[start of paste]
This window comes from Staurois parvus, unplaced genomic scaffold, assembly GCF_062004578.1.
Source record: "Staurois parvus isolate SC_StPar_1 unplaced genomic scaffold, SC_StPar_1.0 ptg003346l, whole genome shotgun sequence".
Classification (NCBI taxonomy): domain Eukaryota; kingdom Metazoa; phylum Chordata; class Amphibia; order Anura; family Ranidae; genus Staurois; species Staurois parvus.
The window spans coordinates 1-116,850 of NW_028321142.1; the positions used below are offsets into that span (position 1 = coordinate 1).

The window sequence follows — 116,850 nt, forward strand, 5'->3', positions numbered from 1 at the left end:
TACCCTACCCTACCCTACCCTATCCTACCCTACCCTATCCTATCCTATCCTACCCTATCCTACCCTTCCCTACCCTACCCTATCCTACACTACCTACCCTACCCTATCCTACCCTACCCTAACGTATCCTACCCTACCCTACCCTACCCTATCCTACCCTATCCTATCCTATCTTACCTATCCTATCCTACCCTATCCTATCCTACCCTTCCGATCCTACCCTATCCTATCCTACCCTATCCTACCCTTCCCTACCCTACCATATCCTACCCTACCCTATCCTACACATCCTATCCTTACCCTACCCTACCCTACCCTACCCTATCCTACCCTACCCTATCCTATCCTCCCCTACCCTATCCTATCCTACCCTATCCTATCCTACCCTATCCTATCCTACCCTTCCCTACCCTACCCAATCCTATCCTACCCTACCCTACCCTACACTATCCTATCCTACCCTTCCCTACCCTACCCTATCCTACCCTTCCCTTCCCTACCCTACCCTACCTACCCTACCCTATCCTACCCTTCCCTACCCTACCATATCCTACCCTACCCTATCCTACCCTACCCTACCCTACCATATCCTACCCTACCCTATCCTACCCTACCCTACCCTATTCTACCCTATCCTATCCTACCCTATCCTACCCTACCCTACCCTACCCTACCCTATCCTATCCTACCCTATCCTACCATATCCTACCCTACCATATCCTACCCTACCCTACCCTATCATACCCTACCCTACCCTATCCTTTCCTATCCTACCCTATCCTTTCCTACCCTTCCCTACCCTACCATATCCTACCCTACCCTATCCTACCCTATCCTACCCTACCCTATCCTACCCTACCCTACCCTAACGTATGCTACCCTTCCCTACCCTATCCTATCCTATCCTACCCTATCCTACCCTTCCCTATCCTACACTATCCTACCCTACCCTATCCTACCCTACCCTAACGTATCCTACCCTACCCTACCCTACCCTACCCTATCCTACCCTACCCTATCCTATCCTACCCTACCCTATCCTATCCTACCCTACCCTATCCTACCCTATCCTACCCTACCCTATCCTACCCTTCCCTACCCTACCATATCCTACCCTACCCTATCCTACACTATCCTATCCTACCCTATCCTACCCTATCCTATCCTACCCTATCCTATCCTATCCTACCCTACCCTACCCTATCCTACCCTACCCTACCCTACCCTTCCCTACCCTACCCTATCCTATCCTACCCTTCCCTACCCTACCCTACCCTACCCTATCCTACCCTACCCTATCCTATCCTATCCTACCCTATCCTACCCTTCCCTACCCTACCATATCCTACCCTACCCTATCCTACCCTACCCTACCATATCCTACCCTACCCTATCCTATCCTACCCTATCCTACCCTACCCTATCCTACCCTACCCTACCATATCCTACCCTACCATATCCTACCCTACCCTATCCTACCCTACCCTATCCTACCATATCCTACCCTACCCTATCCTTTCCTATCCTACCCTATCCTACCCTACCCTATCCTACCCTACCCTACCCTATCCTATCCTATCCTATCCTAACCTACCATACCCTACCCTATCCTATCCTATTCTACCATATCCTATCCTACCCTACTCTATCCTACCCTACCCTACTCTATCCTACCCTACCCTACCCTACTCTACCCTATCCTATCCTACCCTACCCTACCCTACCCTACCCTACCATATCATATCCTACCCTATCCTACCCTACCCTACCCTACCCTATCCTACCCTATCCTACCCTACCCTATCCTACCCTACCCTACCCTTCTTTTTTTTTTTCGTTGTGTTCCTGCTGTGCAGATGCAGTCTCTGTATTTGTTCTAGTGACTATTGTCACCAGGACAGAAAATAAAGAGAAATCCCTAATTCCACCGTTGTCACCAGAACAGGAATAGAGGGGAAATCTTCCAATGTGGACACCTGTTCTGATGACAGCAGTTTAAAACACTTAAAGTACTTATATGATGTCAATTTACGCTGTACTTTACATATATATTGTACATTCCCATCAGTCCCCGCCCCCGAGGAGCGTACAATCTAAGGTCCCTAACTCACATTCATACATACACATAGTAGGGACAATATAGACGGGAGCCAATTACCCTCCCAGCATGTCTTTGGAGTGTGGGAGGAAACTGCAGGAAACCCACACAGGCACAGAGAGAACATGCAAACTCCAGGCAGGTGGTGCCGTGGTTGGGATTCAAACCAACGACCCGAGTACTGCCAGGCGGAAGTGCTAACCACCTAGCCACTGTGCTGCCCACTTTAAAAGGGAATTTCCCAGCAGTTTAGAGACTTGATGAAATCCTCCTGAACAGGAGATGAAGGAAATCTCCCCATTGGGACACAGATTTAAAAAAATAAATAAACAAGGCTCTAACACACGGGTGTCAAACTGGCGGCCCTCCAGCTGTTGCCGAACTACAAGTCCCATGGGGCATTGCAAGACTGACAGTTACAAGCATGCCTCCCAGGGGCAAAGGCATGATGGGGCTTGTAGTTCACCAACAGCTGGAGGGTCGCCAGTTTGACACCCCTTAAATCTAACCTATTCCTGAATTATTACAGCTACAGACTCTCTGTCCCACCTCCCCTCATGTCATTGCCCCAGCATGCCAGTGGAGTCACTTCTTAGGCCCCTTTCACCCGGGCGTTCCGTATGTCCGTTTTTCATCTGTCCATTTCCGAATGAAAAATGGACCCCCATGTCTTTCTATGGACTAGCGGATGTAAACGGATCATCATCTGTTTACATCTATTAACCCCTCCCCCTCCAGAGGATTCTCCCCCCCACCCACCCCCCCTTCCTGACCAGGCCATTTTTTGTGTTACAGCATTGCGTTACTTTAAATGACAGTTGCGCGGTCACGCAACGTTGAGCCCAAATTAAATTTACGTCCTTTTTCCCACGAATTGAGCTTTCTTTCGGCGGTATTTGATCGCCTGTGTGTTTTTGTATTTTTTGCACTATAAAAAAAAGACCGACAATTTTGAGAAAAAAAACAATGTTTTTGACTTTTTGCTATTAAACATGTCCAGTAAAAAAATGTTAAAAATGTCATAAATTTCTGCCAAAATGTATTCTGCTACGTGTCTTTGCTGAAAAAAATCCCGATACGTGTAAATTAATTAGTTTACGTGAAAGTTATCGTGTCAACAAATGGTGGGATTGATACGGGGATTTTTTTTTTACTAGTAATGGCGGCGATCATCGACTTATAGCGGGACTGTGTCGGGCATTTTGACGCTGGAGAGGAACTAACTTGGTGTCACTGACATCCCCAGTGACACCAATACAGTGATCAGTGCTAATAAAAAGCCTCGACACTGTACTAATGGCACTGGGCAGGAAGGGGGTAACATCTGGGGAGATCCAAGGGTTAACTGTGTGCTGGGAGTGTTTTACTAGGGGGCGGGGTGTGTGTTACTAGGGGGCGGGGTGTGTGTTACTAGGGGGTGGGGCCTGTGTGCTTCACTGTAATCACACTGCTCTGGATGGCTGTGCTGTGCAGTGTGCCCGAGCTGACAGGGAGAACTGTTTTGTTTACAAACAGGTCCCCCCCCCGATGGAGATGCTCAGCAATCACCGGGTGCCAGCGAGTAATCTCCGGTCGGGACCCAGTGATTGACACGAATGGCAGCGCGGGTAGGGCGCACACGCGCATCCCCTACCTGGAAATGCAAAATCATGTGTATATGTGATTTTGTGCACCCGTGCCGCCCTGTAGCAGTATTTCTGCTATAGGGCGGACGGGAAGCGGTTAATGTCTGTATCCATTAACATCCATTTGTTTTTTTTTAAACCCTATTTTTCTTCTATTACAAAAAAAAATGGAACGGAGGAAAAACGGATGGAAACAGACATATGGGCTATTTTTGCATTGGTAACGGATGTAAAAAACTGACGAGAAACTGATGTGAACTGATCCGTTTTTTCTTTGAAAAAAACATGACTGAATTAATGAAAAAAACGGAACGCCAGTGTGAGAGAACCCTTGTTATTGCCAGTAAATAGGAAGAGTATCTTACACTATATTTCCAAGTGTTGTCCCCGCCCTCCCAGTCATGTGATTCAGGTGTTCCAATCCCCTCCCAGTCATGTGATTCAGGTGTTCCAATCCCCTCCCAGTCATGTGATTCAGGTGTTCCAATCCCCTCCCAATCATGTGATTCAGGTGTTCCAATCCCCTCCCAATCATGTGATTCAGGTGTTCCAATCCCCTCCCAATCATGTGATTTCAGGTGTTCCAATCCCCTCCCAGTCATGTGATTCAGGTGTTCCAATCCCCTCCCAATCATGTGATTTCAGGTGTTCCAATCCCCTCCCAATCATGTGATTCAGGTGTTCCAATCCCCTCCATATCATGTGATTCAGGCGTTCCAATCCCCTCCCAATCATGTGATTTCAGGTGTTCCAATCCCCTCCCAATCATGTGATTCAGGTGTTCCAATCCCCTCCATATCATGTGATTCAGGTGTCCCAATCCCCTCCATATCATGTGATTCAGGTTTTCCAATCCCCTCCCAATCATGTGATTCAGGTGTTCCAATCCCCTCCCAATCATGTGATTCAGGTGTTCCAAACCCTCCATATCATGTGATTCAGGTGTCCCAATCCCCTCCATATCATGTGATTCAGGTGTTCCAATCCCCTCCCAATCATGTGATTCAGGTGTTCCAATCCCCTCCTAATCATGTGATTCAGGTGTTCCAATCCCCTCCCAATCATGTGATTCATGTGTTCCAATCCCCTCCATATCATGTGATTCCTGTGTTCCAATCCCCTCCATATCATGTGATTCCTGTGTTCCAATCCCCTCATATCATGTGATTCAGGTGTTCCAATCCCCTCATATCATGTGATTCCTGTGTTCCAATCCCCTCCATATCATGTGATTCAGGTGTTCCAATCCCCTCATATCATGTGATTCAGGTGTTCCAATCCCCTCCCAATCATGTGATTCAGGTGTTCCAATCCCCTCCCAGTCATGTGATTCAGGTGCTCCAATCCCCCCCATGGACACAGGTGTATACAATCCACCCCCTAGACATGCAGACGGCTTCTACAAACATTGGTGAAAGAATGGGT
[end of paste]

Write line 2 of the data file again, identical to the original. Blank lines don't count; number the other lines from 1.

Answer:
Source record: "Staurois parvus isolate SC_StPar_1 unplaced genomic scaffold, SC_StPar_1.0 ptg003346l, whole genome shotgun sequence".